PHP 8 in Visual Studio Code

Author by Jakub M.
6 minutes

PHP 8 represents a big milestone for developers, frameworks, and content management systems like WordPress. It introduces several new language constructs, that are not backward compatible with previous versions of PHP, it deprecates some functions, and there are some new eventual issues you should be aware of.

The Environment

When developing with VS Code, you have to install PHP and Xdebug by yourself. In case you are running Windows and Microsoft Visual Studio, there is our One-Click installer for PHP.

To specify which PHP version should be used by the Visual Studio Code editor, change the VS Code's setting "php.executablePath" to point to the binaries. On Windows, it might be something like:

  "php.executablePath": "C:/Program Files (x86)/IIS Express/PHP/v8.0/php.exe",

When opening a .php file, you will see several notifications about your PHP version. In the output window and the status bar.

VS Code Status with PHP 8 and Xdebug 3

Named Arguments

Named arguments is a new PHP 8 feature allowing to specify the name of parameter before provided the value. It allows to skip optional parameters, makes the code more readable, and also it works great with argument unpacking and call_user_func_array() function.

named arguments in vs code

In Visual Studio Code, it is well understood by code completion, tool-tips, and code analysis as well. Misspelled arguments are underlined, since it would cause a fatal error in run time, type mismatches are checked as well. In case, user doesn't have PHP 8, any use of named arguments is underlined as well, since it is considered a syntax error on PHP 7.4 or older.

unknown argument name

Code completion provides available arguments including the detailed tool-tip information with type, default value, and description.

named argument completion


Since PHP 8, instead of using PHP documentary comments (PHPDoc) developers can annotate functions, classes, interfaces, traits, properties, constants, and parameters with attributes. The advantage is a cleaner way of annotating things and the direct support in PHP reflection. All the reflection class get ->getAttributes() method which returns an array of ReflectionAttribute instances.

Following depicts the code completion of the attribute "MyAttribute" and then it's arguments $name and $value.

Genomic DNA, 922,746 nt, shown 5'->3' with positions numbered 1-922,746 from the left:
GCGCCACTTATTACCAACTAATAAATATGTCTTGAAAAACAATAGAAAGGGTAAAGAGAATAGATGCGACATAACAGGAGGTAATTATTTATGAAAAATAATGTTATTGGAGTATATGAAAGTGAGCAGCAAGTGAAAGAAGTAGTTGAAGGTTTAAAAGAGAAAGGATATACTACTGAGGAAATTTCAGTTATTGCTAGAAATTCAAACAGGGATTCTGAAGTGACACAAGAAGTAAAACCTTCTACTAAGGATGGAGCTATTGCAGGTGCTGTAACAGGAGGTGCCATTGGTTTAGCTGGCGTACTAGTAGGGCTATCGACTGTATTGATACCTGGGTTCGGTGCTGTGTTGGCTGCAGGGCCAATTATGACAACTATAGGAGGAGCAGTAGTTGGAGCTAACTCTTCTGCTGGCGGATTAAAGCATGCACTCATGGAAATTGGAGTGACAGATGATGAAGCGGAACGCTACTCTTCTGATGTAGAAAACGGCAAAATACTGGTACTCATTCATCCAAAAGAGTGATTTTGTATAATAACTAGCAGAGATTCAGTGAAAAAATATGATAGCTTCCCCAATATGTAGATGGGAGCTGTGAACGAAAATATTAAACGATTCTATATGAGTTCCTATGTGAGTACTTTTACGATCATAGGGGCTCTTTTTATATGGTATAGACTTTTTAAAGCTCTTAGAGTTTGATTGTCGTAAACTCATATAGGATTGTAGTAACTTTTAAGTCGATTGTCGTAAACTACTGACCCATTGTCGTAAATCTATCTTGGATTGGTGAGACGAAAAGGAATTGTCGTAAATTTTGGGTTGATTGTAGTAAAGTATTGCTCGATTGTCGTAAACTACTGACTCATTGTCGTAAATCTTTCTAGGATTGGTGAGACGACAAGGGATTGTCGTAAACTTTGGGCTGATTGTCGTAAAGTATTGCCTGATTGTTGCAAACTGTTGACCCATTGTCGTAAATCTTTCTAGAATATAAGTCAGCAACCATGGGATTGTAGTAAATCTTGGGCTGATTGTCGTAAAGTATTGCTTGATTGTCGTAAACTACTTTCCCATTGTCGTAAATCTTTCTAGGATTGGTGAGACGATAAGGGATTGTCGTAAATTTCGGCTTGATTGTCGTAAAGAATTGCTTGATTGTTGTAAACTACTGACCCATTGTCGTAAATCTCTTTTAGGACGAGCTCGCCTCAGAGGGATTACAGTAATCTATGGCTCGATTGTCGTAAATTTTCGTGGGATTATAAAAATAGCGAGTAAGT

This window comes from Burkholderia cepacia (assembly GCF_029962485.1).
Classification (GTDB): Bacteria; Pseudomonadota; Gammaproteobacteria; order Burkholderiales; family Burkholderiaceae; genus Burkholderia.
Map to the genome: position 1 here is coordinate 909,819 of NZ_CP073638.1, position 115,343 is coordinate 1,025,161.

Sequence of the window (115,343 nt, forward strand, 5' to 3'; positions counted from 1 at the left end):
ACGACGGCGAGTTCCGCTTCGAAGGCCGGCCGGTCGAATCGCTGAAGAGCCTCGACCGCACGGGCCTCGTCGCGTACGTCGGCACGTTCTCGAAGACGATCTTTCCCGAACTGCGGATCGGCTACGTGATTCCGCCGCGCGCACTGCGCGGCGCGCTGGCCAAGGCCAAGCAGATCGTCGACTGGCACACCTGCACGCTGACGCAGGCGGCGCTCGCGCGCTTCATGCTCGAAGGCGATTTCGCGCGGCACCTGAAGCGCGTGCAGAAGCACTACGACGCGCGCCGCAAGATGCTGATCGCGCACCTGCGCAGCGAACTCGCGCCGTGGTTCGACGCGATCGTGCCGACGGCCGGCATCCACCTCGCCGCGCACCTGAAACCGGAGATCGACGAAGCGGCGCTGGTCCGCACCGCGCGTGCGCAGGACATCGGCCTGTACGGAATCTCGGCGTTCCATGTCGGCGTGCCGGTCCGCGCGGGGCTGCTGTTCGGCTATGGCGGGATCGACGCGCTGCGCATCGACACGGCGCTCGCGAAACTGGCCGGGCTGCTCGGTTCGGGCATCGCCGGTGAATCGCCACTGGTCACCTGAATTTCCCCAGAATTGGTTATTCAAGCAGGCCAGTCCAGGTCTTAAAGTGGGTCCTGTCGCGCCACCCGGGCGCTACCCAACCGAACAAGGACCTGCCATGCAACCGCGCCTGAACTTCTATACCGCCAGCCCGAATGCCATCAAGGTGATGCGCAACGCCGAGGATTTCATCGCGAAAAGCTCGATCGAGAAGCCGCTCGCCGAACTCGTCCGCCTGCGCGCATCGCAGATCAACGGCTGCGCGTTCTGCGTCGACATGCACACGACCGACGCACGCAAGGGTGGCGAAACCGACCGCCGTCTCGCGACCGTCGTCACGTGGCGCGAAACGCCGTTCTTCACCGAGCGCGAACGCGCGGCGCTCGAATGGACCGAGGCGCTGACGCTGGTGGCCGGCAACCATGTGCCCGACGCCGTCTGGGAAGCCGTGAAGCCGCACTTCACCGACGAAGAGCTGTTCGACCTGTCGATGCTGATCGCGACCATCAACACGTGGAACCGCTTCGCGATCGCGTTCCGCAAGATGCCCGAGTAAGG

attributes completion


$attributes = (new ReflectionClass(Grapes::class))->getAttributes();

// or only get attributes with given name
$attributes = (new ReflectionClass(Grapes::class))->getAttributes("MyAttribute");

foreach ($attributes as $myattr) {
    print_r( $myattr->getArguments() ); // get original arguments
    print_r( $myattr->newInstance() ); // instantiate \MyAttribute class

Catch, Throw, Null-Safe operator, Match, ..

There are a few nice syntactic sugar enhancements, that might make your code smaller and more readable.

  • catch can be written without the catch variable

catch without variable

  • throw is an expression. Usually you can make use of it as a part of conditions.
  • match construct is like switch but as an expression.
  • constructor properties allows to define a constructor parameter that at the same time defines a class property with the same name initialized implicitly with given value.

throw, match

  • null-safe operator ?-> allows to avoid null checking in expression chains. The operator respects short circuit evaluation rules, and it's especially useful for longer expression chains.

nullsafe operator

The Editor

The Visual Studio Code editor with PHP Tools respects and helps with the new PHP 8 features, including the new Xdebug 3 debugging extension support and other language constructs like the new union type hints and checking for compatibility if you haven't switched to PHP 8 yet and still using the version 7.4. Our integration is getting more updates soon, always keeping up to date with the latest standards.